20ft Georgian styled four pedestal dining table by Andrew Christie.
A 20ft Georgian styled four pedestal dining table by Andrew Christie. Made of Brazilian mahogany with a satinwood crossbanding and ebony stringing. The central pillars raised on quatrefoil reeded splayed legs terminating with lion paw brass feet, uniquely cast for this table. All elements of this table from the hand planed tops, to the hand-cut screws and table fork receivers were made to achieve a table as authentic to original George III period as possible. Every single inch of this table was checked for signs of a new build but none where found.
The client had a very highly regarded antique dealer to assess its age of this table a few months after delivery and he deemed it to be worthy of making a huge offer for it. In the period of the early 90s when we made the table, the originals of this quality and size were fetching £30,000-50,000. A testament to the fact that using traditional methods and tools and with attention to detail, it is possible to confuse even experts in their field. Not a fake, it’s an authentic copy!. Its all about the story that goes with the item. All Georgian furniture has a history. To be sure of authenticity provenance is the defining element to be sure you have what you have paid for. Not as important with items such as this as there are not many left with the knowledge to create a patina in wood.
With fine paintings its a very different story, many fine artists turned to copying earlier masters works. In truth, real or fake, when the line is a fine one, quality = by a seriously skilled hand. Seriously skilled hand = Quality. Quality = charm, character, alluring, sometimes even bewildering. If these are the feelings it gives you. You have chosen well regardless.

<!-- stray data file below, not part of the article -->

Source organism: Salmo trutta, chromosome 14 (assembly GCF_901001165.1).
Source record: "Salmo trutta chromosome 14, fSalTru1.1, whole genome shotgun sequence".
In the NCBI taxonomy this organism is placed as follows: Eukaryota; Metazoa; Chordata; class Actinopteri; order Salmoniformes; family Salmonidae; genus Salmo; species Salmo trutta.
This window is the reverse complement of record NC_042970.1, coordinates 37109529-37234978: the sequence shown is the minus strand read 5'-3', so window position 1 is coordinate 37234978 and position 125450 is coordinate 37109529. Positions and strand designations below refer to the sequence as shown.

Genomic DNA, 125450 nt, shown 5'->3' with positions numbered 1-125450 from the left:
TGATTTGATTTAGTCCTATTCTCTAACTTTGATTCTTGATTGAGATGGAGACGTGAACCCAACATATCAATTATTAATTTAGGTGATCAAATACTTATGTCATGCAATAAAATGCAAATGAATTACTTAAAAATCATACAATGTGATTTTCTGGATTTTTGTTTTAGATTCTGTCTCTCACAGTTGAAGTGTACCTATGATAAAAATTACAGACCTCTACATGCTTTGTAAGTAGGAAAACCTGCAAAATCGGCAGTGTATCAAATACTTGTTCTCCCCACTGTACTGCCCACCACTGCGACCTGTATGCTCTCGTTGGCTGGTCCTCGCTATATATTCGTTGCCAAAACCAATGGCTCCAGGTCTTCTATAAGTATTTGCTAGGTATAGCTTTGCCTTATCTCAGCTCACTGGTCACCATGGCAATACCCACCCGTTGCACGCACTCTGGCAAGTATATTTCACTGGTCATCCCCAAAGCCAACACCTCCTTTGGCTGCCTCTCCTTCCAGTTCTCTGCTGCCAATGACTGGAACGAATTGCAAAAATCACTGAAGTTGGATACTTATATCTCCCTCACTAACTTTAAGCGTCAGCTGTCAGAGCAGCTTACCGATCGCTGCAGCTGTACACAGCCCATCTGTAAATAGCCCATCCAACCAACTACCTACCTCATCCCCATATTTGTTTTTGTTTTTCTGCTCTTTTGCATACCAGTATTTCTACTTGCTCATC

Tips and Tricks Revealed. 18th-century ? or is it new?
(The 200-year-old waney edged look along the length of a multi pedestal period dining table). Heres a table top trick that will force many an expert to think again.
Once you have picked out then matched your top boards, If possible with no more than three boards per pedestal top, approx minimum 12″ wide, wider boards now hard to find, after machining to thickness 3/4″ full, and filleting boards for joining, make sure boards at both ends meet with a visible gap in the centre (). Ends must be touching, clamp across the table centre to about 6lbs pressure until centre gap disappears and glue oozes to surface all along the joint of the jointed boards. Doing this means-ends will never separate and the top will last a millennium. Now the scary bit. Thoroughly soak your finished top on one side only. allow it to take in the moisture. Your top will look like a half moon but if your jointing was good, worry not. once dry repeat now to the other side.
Once dry your table top will be flat again but all the grains will have moved and settled organically. You will see a nice waney edged top now as if it had taken 100 years to settle. Remove all machine marks to surface and underside with planes and scrapers. Job done. You will now be looking at a top that once finished with stains and polish will look all the part of a period table top. This look over a good length will give charm, character and be very pleasing to the eye and for all intent and purpose identical to an 18th-century original.